From the staff at Northwest Dance Network
Taking your first dance class can be a big – and sometimes scary – step in your social life. In that first class, you will find a surprisingly friendly, supportive group of people who are all in the same boat.
As your confidence and your dance vocabulary build, you decide to take the next first steps of entering the larger dance community – maybe going to a DJ’d class party. A few familiar faces, the support of the instructors and staff, good food, interesting conversation with strangers, a few mini-lessons, and a bunch of fun dances with a variety of people – some of whom you didn’t even know – and you’re ready to try a Saturday night dance!
So there you are, walking into your first Northwest-Dance dance, and suddenly this Inner Teenager rises up and swallows the Adult you – and you just know that no one will ask you to dance, that you will make an utter fool of yourself… (There is something about the junior high dance experience that is a deeply etched memory in each of us.) So what do you do with this terrified Inner Teen? Pat it on the head, give it a hug if necessary, and set it on a chair in a dark corner with a hefty Time-out. Climb back into your Adult self, and learn the ropes of the dance.
Coming to the pre-dance workshop is a chance to dance with a dozen or more partners – and gives you familiar faces to look for later. Find the water jugs – this area serves as a great “change partner” circulation area. Smile! Make eye contact. If you come as a couple, dance with others as well. Tap your foot to the music. Avoid sitting too much (especially too near that Inner Teen).
Talk to folks if you aren’t dancing. And do your share of the asking (both men and women ask at our dances, and it may be hard at first, especially for women). There is a shorthand you can learn – that a raised eyebrow or an offered hand can be as effective as words. If someone says no, take it circumstantially, not personally. And if you turn one person down for a dance, don’t say yes to the next.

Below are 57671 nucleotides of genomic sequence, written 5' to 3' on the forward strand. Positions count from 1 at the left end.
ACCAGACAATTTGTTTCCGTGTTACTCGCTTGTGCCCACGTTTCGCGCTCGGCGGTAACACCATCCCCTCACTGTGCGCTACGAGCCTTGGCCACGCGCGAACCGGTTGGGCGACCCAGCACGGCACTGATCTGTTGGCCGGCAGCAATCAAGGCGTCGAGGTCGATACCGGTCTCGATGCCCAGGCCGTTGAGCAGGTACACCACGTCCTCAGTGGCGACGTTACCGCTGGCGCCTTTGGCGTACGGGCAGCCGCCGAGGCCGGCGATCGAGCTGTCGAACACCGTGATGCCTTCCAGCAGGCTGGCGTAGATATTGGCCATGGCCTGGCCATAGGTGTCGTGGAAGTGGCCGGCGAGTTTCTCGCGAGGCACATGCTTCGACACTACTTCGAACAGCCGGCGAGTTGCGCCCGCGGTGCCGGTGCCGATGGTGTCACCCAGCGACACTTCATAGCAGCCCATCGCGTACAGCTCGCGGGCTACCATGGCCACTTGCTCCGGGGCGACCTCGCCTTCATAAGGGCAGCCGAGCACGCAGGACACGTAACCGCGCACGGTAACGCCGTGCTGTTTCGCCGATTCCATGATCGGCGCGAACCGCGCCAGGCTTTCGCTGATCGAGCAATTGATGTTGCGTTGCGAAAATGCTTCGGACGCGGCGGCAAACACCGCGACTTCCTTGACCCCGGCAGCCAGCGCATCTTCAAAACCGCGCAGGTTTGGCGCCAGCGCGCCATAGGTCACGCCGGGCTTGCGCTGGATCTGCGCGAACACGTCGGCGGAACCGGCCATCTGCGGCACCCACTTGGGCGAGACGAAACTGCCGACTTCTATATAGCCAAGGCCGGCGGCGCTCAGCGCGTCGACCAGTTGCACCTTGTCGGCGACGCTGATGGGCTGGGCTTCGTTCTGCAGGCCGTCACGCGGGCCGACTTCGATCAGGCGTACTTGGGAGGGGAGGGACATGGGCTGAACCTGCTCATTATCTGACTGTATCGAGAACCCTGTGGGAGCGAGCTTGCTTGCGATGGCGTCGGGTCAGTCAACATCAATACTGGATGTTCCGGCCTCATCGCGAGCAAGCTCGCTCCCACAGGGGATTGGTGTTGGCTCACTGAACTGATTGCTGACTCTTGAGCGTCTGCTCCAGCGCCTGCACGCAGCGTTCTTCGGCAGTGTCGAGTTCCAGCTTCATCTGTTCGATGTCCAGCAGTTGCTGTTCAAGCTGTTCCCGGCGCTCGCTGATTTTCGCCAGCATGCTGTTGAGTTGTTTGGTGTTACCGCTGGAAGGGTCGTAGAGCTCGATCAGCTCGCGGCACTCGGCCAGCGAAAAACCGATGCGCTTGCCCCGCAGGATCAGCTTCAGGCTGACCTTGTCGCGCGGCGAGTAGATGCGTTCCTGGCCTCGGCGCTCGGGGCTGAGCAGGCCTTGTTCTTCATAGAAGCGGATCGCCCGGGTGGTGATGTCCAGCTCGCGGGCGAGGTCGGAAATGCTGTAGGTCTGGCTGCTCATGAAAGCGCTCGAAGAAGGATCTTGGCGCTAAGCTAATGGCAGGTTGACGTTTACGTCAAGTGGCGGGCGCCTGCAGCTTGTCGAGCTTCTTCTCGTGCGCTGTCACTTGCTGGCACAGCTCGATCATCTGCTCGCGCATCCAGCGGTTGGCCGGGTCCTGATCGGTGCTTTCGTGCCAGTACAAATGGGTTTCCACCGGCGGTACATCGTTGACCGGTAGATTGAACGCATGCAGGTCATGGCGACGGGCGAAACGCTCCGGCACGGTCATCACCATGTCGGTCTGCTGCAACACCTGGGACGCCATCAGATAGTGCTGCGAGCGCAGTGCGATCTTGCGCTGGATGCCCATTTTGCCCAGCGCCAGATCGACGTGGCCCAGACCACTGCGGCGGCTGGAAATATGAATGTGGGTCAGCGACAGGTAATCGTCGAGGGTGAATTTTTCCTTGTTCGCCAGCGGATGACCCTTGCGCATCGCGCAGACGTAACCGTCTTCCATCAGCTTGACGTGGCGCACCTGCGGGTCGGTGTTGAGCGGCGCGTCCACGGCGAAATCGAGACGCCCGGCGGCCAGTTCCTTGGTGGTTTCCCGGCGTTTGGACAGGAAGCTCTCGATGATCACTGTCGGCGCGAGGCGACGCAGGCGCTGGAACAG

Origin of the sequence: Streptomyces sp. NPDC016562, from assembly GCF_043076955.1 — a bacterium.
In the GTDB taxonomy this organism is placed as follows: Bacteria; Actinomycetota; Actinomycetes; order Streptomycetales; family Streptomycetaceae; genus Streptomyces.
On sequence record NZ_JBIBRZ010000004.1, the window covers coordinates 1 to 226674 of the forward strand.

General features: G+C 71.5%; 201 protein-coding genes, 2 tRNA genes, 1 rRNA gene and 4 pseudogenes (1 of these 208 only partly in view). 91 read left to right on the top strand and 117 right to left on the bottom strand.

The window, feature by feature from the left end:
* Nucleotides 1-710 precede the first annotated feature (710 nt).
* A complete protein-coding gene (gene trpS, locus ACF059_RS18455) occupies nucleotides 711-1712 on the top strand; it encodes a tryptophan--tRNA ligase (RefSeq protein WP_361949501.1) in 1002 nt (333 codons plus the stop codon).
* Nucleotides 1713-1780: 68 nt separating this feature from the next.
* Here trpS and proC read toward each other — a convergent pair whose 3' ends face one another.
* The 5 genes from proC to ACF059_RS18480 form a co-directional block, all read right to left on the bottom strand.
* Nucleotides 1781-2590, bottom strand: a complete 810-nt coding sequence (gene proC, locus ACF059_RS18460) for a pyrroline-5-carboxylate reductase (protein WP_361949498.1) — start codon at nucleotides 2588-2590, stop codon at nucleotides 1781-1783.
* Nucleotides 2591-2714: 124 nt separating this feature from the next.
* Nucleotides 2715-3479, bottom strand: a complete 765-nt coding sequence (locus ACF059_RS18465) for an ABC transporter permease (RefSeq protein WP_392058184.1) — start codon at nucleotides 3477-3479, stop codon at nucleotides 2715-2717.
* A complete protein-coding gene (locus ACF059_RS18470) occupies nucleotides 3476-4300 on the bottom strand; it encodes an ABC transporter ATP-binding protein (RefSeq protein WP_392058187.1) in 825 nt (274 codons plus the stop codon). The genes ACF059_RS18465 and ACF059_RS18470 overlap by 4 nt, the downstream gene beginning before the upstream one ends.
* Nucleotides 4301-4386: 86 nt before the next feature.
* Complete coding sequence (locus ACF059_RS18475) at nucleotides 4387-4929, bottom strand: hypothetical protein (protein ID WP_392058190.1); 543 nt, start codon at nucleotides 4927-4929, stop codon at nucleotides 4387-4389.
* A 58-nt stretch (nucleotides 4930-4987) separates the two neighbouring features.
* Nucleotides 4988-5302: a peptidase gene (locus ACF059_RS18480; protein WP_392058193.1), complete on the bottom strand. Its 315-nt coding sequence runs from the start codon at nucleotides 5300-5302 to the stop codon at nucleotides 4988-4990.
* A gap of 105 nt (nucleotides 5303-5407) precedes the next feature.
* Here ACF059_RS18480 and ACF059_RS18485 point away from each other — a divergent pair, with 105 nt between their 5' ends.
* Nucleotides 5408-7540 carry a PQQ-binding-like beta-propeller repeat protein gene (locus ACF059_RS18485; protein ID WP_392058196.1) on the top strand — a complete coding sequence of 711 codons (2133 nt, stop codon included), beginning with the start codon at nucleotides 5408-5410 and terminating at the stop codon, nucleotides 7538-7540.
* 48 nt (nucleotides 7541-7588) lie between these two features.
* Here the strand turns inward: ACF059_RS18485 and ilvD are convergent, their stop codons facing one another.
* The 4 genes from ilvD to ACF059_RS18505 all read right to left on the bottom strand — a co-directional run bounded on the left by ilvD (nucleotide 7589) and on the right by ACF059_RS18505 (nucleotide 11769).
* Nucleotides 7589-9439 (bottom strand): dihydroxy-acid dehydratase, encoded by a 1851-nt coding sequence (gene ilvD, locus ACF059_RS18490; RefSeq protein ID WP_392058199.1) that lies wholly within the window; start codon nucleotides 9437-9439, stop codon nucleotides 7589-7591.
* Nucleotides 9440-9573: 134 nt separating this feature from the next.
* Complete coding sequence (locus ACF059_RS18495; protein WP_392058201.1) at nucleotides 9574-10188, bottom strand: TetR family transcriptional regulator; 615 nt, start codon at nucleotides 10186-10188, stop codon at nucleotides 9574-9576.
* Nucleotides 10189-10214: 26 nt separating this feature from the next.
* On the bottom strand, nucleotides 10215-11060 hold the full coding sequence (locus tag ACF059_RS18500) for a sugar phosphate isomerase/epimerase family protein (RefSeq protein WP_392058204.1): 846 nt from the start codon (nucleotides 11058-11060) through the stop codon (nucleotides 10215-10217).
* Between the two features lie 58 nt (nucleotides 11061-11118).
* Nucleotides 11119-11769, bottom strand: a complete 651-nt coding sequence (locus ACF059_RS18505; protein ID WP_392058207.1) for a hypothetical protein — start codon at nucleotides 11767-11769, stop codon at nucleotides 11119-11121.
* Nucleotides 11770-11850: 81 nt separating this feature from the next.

In a Richard Powers’ workshop recently, we were all discussing what makes us feel good at a dance. Here are some of our comments:
- being asked to dance by a stranger. If everyone asked a couple of strangers to dance, such good feelings could spread widely.
- eye contact from my partner (Looking away to navigate is one thing, but looking to find a candidate for your next dance is another!)
- ENERGY! Bring upbeat energy to each dance.
- laughing at mistakes (A simple “Oops!” and a laugh lets you move on in the dance, but do say “I’m sorry” if you run into someone.)
- dancing at your partner’s ability level
Watching Frankie Manning (see his DVDs) dance is a lesson in what dance partnering is about. Frankie’s first consideration is to make sure his partner is comfortable. He engages with her and quickly finds her ability level with Swing-and the entire dance is then devoted to making her look good-at her level.
Some thoughts or beliefs can hamper a good dance experience. One is thinking that every dancer out on the floor is better than you are. If you sit down and really watch, you will find every ability level out there. Often those who are having great fun look like they are great dancers, but might be doing just Swing 2 material.
Another is believing that a good dancer doesn’t want to dance with you. Those who enjoy dancing the most are those who understand the fact that dancing is a team effort, that regardless of skill level, a common ground of skill can be found and that dance is really about connection between two people, if only for three minutes.
As Richard Powers puts it so succinctly – happiness is what you bring to the dance (and hopefully what you take home), not what the dance brings to you.
Oh – and don’t forget to wake up your Inner Teen and take him/her home-for good. See you out dancing!